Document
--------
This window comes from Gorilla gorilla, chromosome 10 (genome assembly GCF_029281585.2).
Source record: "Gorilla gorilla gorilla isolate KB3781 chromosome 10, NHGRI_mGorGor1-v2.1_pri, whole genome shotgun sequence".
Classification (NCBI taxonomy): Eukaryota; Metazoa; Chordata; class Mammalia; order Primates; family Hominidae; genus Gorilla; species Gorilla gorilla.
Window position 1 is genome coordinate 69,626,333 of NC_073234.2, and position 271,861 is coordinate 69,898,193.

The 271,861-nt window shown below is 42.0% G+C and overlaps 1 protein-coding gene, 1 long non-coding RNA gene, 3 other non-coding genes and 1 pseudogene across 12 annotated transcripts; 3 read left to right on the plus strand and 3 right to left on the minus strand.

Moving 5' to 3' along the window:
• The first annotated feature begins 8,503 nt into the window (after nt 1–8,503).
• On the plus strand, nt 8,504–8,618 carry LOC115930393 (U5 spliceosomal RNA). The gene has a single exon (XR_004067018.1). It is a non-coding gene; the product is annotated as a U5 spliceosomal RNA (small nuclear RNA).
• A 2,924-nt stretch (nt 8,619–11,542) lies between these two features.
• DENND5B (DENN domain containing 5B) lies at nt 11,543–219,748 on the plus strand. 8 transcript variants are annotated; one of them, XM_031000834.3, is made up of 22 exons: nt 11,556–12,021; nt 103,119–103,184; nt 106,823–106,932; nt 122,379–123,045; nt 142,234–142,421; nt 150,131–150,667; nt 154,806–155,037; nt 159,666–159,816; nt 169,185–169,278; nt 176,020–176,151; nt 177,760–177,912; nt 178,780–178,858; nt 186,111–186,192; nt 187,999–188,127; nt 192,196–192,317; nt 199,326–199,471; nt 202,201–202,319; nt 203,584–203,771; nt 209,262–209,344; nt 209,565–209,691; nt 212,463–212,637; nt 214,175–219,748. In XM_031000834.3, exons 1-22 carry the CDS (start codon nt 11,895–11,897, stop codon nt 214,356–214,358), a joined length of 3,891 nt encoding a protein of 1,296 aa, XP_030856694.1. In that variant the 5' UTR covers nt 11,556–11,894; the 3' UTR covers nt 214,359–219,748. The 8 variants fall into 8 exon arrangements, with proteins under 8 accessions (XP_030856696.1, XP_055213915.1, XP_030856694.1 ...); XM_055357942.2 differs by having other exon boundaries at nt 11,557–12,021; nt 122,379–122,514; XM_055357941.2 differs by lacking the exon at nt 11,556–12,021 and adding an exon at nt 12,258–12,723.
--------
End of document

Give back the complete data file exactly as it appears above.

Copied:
This window comes from Gorilla gorilla, chromosome 10 (genome assembly GCF_029281585.2).
Source record: "Gorilla gorilla gorilla isolate KB3781 chromosome 10, NHGRI_mGorGor1-v2.1_pri, whole genome shotgun sequence".
Classification (NCBI taxonomy): Eukaryota; Metazoa; Chordata; class Mammalia; order Primates; family Hominidae; genus Gorilla; species Gorilla gorilla.
Window position 1 is genome coordinate 69,626,333 of NC_073234.2, and position 271,861 is coordinate 69,898,193.

The 271,861-nt window shown below is 42.0% G+C and overlaps 1 protein-coding gene, 1 long non-coding RNA gene, 3 other non-coding genes and 1 pseudogene across 12 annotated transcripts; 3 read left to right on the plus strand and 3 right to left on the minus strand.

Moving 5' to 3' along the window:
• The first annotated feature begins 8,503 nt into the window (after nt 1–8,503).
• On the plus strand, nt 8,504–8,618 carry LOC115930393 (U5 spliceosomal RNA). The gene has a single exon (XR_004067018.1). It is a non-coding gene; the product is annotated as a U5 spliceosomal RNA (small nuclear RNA).
• A 2,924-nt stretch (nt 8,619–11,542) lies between these two features.
• DENND5B (DENN domain containing 5B) lies at nt 11,543–219,748 on the plus strand. 8 transcript variants are annotated; one of them, XM_031000834.3, is made up of 22 exons: nt 11,556–12,021; nt 103,119–103,184; nt 106,823–106,932; nt 122,379–123,045; nt 142,234–142,421; nt 150,131–150,667; nt 154,806–155,037; nt 159,666–159,816; nt 169,185–169,278; nt 176,020–176,151; nt 177,760–177,912; nt 178,780–178,858; nt 186,111–186,192; nt 187,999–188,127; nt 192,196–192,317; nt 199,326–199,471; nt 202,201–202,319; nt 203,584–203,771; nt 209,262–209,344; nt 209,565–209,691; nt 212,463–212,637; nt 214,175–219,748. In XM_031000834.3, exons 1-22 carry the CDS (start codon nt 11,895–11,897, stop codon nt 214,356–214,358), a joined length of 3,891 nt encoding a protein of 1,296 aa, XP_030856694.1. In that variant the 5' UTR covers nt 11,556–11,894; the 3' UTR covers nt 214,359–219,748. The 8 variants fall into 8 exon arrangements, with proteins under 8 accessions (XP_030856696.1, XP_055213915.1, XP_030856694.1 ...); XM_055357942.2 differs by having other exon boundaries at nt 11,557–12,021; nt 122,379–122,514; XM_055357941.2 differs by lacking the exon at nt 11,556–12,021 and adding an exon at nt 12,258–12,723.